Sutra 1.3: Your Essential Nature

I have been sharing a Yoga Sutra each month this year, and last month I shared what yoga was (at least according to the Yoga Sutras of Patanjali): “Complete mastery over the roaming tendencies of the mind is yoga,” Pandit Rajmani Tigunait translates. If you want to read that essay go here.

The next Sutra dives into what happens when we have achieved that complete mastery. The third Sutra Pandit Rajmani Tigunait translates, “Then the Seer becomes established in its essential nature.” I think of these first 3 sutras as the advertisement and enticement to start the practice. Do you want complete mastery over the mind? Do you want to rest in your essential nature? Then read on! The whole rest of the text is the teaching on how to do this.

What is the Seer, and what is our essential nature, though? This past weekend I spent time at the NW Yoga Conference studying with one of my teachers,Richard Miller. He shared this practice with us that I would now like to share with you.

Take a moment and feel the space behind you. Feel in front of you. Feel to the right side, and to the left side. Feel the space above you, and below you. Just rest in that awareness for a moment or two. What do you feel when you are aware of the space around you? What do you notice?

I feel spacious, expansive, calm, and present. Within that spaciousness other sensations definitely arise: a thought, a worry, a memory, a pain, a pleasure. That spacious awareness can be the observer or Seer of our mind and body movements. That spacious awareness is our essential nature.

Another practice. Pick a sensation in your body. It might be a tension in your shoulder or a softening of your forehead. Just watch your physical experience for some time. Bring it into your awareness. Now ask yourself what that awareness feels like? First we dive into the physical experience, and then we expand out into the experience of awareness itself.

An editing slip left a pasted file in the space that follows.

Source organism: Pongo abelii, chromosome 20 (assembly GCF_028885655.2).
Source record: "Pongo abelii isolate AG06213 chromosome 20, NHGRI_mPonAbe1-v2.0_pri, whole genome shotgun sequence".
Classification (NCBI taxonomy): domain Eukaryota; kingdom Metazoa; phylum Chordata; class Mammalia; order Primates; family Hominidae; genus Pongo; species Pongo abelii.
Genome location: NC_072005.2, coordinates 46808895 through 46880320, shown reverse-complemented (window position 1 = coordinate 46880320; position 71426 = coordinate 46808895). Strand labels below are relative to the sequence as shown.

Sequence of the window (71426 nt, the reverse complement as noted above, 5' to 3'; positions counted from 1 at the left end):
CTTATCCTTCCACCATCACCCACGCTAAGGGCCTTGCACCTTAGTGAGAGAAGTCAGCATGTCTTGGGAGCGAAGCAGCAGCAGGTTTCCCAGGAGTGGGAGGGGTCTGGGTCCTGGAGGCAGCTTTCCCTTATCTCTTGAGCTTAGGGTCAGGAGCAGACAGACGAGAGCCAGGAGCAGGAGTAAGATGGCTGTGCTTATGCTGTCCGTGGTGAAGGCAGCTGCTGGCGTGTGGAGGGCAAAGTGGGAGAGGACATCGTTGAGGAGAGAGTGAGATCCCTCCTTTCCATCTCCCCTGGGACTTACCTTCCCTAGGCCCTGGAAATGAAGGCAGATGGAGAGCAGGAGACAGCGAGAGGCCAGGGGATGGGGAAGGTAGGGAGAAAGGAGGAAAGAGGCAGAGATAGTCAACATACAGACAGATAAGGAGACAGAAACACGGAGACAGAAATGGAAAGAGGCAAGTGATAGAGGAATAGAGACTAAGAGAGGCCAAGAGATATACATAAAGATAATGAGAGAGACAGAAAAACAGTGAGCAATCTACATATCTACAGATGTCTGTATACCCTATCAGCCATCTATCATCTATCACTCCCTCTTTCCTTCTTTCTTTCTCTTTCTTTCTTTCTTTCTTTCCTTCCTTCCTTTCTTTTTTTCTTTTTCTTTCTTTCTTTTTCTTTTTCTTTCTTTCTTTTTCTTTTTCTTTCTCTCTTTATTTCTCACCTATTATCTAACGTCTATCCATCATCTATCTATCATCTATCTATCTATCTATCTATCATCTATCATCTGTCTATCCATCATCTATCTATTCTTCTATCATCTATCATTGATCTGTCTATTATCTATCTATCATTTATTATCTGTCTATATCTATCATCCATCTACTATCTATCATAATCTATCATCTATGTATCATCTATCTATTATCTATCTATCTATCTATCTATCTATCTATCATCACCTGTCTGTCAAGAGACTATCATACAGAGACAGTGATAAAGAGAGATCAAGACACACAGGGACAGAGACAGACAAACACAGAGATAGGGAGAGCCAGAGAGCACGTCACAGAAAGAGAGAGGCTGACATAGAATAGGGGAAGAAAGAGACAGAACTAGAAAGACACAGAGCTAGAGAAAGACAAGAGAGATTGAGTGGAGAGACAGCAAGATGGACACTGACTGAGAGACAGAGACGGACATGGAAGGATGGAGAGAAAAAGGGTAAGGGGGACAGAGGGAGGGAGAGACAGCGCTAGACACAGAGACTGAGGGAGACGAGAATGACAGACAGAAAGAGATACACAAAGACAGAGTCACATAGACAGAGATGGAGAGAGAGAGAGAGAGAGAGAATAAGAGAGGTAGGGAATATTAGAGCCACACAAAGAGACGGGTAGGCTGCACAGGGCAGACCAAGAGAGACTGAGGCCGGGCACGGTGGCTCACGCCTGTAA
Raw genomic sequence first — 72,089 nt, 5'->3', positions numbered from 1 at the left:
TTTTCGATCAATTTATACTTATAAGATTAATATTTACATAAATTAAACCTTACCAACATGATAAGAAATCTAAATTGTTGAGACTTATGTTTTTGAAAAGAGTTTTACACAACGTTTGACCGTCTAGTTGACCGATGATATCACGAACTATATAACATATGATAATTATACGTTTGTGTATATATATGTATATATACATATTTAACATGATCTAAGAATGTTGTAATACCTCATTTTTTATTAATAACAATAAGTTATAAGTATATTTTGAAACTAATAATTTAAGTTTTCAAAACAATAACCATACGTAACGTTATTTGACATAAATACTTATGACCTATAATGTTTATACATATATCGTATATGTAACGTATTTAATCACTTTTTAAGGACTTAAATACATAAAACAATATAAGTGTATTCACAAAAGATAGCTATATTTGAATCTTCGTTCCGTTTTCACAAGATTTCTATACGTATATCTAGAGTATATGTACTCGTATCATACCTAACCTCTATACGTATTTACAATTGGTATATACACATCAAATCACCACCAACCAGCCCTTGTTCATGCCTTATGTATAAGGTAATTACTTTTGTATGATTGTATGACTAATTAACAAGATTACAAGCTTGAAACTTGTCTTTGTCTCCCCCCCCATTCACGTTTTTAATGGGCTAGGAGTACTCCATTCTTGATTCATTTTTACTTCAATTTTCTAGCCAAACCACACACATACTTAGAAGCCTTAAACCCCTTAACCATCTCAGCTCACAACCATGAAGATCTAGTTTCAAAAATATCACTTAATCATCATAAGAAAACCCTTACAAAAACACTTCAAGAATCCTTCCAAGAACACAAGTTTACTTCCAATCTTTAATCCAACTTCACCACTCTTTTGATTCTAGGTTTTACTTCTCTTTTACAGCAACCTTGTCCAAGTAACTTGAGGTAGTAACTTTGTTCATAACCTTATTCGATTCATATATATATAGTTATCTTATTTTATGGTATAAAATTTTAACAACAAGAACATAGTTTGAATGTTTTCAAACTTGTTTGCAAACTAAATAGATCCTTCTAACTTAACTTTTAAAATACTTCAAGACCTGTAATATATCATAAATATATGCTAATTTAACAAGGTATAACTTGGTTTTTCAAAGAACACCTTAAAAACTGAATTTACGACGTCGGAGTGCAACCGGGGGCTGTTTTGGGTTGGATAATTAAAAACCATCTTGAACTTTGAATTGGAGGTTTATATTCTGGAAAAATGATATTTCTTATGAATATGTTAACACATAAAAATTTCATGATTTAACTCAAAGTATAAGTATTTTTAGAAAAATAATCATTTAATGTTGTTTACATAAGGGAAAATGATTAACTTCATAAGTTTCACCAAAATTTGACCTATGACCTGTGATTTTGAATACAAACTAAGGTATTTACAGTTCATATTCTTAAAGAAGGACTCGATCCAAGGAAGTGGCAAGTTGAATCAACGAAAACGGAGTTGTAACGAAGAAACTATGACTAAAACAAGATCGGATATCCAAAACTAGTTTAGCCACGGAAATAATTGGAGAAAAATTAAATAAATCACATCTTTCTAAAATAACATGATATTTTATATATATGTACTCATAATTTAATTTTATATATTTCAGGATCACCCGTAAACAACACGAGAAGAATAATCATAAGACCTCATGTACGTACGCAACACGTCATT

What did you notice? I picked a tingling sensation in my foot. When I went to awareness I noticed a sensation of expansion. Awareness almost felt like a large container that could hold all the movements of my body, mind, and heart. 

One more entry point. Imagine you have been hiking to the top of a mountain, and you come onto the peak where the most majestic scene comes into view. You can see in all directions, and you are surrounded by other mountain tops. The sun is shining on your face. Maybe an eagle flies overhead. Imagine yourself in this place. What do you notice? It may feel similar to the other practices. It may feel different. This too can be a way to access the Seer and our essential nature.

Maybe you felt something. Maybe you got confused. Maybe you got frustrated. Maybe you felt peace. Feeling awareness can be quite subtle and not an easy practice, which is why the rest of the Sutras tell us how to get there!

Do you want to learn how? Stay tuned next month!

We have all had moments of resting in what the Sutras calls our essential nature, but we typically get drawn back into a more contracted state. A state of fear, worry, uncertainty. The practice of yoga can lead us to be able to hold that fear, worry, and uncertainty within the “container” of spacious awareness, consciousness, and our essential nature. According to this Sutra, we can merge with the experience of our essential nature and that can be our norm, rather than the state of fear, contraction, and uncertainty. I can tell you, after 12 years of practice, I have not merged with this state, but I sure have a lot less fear and uncertainty than I did before I started the practice.

I look forward to seeing you on or off the mat.